Sunday, April 15, 2007

Masonry Of The Mind

From Hadrian’s Wall in England to the Great Wall of China, human beings have had a history of building walls. But what is it about a wall that is so comforting to the human psyche that people around the world obsessed over them. In some cases it was to separate civilizations from nature or civilizations from other civilizations. But walls are more than just a tangible form of separation; they are the embodiment of a subconscious concept that has thrust mankind from the pits of primordial ooze to the present.
Within our very own minds we build and bear the weight of walls every single day. One of the most “monu-mental” walls built by the subconscious is that of faith. The experiences that we encounter from early childhood to now dictate the path we all follow in terms of faith. And walls are constructed to keep one’s beliefs in and others’ beliefs out. For some, these walls have many gaps or doors built within them. These doors represent a person’s ability to be open-minded about something. Then you have those who have no doors—only brick and mortar built higher and thicker. These people you hear about in the news after they’ve blown themselves up on a crowded bus in Iraq. For these people, faith is an unflinching principle in their lives that is to be taken to the grave. There is no room for interpretation and no welcome guests allowed in who wish to change these strict beliefs. And when someone has built a wall of this nature without doors something unique happens: the wall encloses the rest of the mind, coming full circle, and in essence traps that person within their own inability to escape. This is why suicide bombers resort to killing themselves and others. This is why people flagellate themselves in the streets. This is what drives crusades, jihads and witch hunts.
When it comes to a person’s faith, by very definition of the word regarding a lack of evidence, doors should be constructed if for no other reason than to act as an air hole in a coal mine. Without some form of a release for the free exchange of ideas which is healthy for the mind, the pressure of one’s own incapacity to understand something as vague, personal and unknown as faith and yet totally commit to something so intangible, a collapse of the mind is the only certainty.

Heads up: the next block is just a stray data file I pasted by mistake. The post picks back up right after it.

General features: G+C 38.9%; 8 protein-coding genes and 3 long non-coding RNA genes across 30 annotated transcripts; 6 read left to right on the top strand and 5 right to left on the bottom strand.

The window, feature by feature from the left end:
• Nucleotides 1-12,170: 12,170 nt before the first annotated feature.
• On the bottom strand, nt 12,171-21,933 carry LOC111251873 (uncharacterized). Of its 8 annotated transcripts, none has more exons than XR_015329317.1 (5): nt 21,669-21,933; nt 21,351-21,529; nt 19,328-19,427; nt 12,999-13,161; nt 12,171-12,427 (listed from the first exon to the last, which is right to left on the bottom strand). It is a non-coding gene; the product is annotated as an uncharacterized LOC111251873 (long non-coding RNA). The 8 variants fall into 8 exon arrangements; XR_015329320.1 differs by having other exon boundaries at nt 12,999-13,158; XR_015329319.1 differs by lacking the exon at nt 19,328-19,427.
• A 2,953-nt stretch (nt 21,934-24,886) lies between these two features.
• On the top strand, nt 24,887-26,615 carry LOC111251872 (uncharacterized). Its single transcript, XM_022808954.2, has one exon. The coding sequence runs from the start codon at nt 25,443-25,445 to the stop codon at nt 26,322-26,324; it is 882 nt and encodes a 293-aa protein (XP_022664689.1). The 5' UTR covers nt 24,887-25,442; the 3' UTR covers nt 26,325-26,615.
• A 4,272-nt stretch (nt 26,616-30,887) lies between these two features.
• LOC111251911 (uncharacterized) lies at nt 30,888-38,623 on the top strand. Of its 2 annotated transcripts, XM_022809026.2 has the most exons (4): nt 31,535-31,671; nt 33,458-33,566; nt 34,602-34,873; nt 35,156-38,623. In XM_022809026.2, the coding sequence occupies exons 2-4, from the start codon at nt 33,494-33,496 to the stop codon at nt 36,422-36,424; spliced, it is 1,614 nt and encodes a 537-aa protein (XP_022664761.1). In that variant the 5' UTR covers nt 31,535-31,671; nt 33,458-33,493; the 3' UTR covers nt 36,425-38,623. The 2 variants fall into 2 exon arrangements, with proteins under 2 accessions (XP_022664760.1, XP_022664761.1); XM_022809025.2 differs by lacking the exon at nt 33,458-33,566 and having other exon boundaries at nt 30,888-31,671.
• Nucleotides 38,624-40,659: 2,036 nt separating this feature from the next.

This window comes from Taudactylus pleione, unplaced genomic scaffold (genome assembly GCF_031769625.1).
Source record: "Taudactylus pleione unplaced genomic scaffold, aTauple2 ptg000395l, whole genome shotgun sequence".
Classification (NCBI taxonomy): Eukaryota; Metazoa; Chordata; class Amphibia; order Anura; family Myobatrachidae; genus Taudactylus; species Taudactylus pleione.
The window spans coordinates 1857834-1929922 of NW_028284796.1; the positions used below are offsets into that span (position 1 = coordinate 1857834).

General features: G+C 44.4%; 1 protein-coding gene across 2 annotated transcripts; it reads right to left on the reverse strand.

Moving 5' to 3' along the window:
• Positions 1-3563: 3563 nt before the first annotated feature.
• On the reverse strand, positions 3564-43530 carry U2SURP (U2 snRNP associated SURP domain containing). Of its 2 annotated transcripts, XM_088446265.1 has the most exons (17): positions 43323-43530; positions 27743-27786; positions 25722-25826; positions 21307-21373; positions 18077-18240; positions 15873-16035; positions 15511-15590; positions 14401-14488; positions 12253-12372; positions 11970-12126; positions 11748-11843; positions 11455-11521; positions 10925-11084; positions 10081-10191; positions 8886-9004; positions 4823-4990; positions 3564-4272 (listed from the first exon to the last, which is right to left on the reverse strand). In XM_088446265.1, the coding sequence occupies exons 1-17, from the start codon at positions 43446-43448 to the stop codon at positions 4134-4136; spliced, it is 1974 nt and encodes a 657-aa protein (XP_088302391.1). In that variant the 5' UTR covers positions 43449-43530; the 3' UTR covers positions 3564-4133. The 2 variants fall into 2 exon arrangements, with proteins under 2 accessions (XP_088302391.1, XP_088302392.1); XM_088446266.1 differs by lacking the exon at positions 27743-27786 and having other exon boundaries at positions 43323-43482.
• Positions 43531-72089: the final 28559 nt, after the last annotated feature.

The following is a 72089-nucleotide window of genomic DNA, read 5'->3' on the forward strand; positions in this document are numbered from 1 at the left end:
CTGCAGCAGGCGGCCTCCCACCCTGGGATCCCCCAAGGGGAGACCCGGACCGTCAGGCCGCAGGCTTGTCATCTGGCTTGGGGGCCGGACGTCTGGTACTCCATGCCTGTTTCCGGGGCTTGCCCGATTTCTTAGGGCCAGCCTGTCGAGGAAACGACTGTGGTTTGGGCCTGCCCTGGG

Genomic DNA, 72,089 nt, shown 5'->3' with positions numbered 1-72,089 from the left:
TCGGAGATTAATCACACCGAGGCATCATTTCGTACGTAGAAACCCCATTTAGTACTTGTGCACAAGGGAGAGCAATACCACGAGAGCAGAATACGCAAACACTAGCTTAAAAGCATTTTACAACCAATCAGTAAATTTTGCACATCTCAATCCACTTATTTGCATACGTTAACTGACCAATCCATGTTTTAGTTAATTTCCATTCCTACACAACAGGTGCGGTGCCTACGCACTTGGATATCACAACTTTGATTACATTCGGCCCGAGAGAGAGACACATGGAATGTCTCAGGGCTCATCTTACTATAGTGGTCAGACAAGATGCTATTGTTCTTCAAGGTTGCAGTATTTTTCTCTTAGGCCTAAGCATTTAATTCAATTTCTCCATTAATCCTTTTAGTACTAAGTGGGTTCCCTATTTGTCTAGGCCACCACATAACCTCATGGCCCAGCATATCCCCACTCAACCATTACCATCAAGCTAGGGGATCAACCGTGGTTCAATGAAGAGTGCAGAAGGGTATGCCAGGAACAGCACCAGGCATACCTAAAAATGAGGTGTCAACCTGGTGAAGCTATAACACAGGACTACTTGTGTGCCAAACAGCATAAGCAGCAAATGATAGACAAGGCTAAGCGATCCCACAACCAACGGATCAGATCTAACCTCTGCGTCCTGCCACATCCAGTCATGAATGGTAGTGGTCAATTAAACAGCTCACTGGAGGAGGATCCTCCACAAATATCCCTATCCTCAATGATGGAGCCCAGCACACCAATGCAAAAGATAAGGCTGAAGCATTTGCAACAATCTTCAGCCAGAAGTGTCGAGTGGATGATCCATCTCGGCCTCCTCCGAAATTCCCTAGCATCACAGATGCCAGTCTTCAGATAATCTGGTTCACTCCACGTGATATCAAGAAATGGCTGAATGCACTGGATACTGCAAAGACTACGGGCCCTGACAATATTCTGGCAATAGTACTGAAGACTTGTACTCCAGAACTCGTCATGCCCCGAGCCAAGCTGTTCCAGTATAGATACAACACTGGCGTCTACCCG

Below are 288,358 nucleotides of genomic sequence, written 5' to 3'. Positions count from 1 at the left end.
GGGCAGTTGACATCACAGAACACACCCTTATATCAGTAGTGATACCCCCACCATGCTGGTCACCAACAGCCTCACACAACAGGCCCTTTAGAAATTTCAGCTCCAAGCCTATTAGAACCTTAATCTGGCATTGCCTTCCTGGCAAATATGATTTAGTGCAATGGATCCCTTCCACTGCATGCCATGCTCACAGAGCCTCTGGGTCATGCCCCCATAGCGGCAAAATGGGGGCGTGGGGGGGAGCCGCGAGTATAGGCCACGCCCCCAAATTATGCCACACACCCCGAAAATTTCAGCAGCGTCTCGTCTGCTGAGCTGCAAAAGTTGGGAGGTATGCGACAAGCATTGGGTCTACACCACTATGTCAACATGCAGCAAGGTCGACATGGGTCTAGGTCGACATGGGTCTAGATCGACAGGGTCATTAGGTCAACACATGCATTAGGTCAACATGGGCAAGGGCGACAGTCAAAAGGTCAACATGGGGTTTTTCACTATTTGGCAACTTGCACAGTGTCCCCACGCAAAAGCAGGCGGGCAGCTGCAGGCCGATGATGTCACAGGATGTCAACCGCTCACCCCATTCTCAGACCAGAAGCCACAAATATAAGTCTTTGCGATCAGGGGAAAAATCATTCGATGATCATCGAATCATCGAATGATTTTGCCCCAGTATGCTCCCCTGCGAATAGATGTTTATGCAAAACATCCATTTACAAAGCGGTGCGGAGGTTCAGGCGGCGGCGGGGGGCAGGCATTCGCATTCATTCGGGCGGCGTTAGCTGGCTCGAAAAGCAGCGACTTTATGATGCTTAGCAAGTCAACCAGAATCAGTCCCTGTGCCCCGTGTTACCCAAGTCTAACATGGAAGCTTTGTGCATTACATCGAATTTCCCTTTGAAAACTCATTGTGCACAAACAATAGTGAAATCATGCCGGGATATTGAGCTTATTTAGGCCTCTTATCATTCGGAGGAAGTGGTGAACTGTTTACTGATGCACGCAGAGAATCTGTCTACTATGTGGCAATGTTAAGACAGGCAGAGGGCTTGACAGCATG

Another wall that the mind constructs is one of racial separation. One of the issues in Iraq can be connected to the majority of Iraqis and the Kurdish population to the north. Even the Iranians who consider themselves Persian have a racial agenda in the Middle East in conflict with Arabs. And yet, only .01% of the genetic code represents salient traits. Race itself is a wall constructed to unite a certain group of people with similar physical features and exclude all others who do not match. These walls, too, have serious consequences much like that of religion. If the wall one builds becomes too massive then race will be the only thing that person sees and will consume their thoughts.
This unhealthy obsession with racial differences has led to ethnic cleansing and genocide on astounding levels from the Holocaust to the Sudan. Most people have doors within these walls that allow them to see other human beings as more than just a color or physical trait. But there are many who still believe that those differences mean something more than an evolutionary history of that person’s geographic origins. It is when their actions become violent in the form of hate crimes that their walls have enclosed upon itself leaving nowhere for the emotional pressure within to vent. This lack of ideas being exchanged between what the person believes and what others believe is what makes that person incapable of living in an ethnically diverse society.
There are many walls we build. They are prejudices that are inescapable because all around us we encounter experiences that change our ways of thinking on a daily basis. It is how we survive in that we are able to mentally adapt to new situations. And so these walls do have a constructive purpose. But it is when these prejudices are built brick by brick to the point where they are no longer able to adapt that the wall becomes fixed and will only devour itself in the end. There is no way to fully deconstruct a wall; it will always remain within the subconscious to serve as a helpful variable in the decision-making processes of our lives. But we can always build more doors.

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